I had a rugby coach at school who was fond of saying, “Practice doesn’t make perfect; perfect practice makes perfect.”
He was the kind of coach who asked more of us, in training and on the paddock. It was not sufficient to say we had done passing drills, or tackling practice; had we done it correctly? Were we better as a result? When we played on the weekend, would we be able to replicate what we had trained?
Perhaps the key to his coaching – for all of us schoolkids – was that he had played for the Wallabies, so it was more than theory. He had seen this stuff work.
Many of us remember the teacher, the parent, the mentor, who asked (even demanded) more of us, whether it was at Girl Guides, or in our home, or learning the clarinet. It was often difficult, sometimes unpleasant, but when we found our courage and our way, we saw where we were being encouraged to go.
Our coach required more of us because he saw more in us.
The wonder of Jesus’ Sermon on the Mount begins to fade when Jesus moves from blessing to rigour. Almost everyone we know remembers one, or more, of the blessings, but how many of us willingly remember – and recite – about calling people fools, or the self-imposed discipline of a promise made?
I can honestly say that I have never murdered anyone, and I would expect most of my friends can say the same. But anger and insult? More than that, how often have I deliberately put aside the things which “needed to be done” and found my way back to someone to ask their forgiveness and be reconciled?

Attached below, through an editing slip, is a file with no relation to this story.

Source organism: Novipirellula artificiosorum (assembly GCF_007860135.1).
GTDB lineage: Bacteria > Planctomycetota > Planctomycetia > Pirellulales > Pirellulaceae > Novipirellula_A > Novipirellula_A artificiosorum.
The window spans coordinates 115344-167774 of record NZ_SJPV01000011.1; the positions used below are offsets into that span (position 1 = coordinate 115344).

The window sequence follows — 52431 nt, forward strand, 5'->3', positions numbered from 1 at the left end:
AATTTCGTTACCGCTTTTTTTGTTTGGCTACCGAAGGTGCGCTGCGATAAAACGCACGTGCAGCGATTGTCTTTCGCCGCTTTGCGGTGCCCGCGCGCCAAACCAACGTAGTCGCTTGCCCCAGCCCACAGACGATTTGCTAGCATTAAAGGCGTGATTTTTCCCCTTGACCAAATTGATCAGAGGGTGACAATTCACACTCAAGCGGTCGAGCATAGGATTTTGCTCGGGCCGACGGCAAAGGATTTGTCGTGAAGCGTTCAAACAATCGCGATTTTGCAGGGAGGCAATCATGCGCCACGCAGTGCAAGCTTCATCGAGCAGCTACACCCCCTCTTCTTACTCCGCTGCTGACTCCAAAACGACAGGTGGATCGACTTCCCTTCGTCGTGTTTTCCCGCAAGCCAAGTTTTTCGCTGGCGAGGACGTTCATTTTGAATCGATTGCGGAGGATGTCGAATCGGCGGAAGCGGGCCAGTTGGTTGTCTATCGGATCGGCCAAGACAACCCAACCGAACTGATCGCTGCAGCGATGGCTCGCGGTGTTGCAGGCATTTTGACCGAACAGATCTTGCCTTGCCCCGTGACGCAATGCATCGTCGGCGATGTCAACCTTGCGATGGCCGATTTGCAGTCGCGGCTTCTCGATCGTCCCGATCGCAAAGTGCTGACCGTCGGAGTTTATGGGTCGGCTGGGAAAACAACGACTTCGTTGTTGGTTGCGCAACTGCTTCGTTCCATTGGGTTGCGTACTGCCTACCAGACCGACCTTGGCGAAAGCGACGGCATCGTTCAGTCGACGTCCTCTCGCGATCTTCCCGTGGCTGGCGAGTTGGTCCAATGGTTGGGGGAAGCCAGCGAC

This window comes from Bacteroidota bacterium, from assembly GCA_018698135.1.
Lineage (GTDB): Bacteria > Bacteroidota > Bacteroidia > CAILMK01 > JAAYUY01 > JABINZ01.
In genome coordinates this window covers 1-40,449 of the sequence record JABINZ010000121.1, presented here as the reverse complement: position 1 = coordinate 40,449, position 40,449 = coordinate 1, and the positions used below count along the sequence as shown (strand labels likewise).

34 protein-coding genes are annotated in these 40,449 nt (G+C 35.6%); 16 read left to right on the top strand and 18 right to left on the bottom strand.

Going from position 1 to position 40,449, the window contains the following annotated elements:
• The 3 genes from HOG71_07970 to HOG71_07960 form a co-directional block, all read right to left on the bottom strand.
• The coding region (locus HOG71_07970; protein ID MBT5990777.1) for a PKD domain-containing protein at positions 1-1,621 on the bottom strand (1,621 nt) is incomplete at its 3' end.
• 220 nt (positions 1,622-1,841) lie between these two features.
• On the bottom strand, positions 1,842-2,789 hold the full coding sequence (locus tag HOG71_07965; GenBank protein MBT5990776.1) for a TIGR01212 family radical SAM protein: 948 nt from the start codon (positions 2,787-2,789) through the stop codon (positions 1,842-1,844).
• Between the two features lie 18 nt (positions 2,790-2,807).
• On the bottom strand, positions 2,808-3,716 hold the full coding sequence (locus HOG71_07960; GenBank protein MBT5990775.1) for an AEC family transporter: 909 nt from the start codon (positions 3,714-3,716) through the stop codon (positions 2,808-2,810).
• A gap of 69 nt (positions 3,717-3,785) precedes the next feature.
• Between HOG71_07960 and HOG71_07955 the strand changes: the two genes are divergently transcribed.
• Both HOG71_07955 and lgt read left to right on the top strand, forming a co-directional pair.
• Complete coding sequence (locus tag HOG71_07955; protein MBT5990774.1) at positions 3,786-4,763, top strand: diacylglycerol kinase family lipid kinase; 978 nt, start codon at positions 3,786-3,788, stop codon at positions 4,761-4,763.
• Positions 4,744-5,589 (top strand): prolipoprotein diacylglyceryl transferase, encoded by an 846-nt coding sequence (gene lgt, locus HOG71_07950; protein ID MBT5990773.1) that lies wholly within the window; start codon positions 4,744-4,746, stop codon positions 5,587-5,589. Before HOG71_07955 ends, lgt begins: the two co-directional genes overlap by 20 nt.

My bible’s editors placed a series of headings in this part of Jesus’ sermon, “concerning anger”, “concerning adultery”, “concerning divorce”, as if this is about a series of structured laws, rather than the integrity of our character and the promises we make. Most relationships are wonderful, difficult, fulfilling, awkward and occasionally, boring. How we live together as friends, family, partners and spouses is more than a series of behaviours; it’s our ability to care, serve and forgive – and ask forgiveness – which is the measure of who we are together.
Jesus invites all of his disciples, throughout history, to more. It’s not simply about the power (failure) of a man to cast aside his wife when his gaze is drawn elsewhere, it’s about remembering the covenant made of love and commitment – and reconciliation. Much of Jesus’ language in this small section is focused upon men, but we can draw a wider net in which to gather all of us.
It is insufficient to say blandly, “According to the Law, I have not sinned”. Jesus’ fulfilment of that Law calls us to more; to living creatively, to honouring our covenants, to restoring and renewing relationships, to a perfect practice.
This is hard, it requires discipline. We need each other. And we need the hope of God’s promise, the grace of Jesus’ example and the Spirit’s company for each step.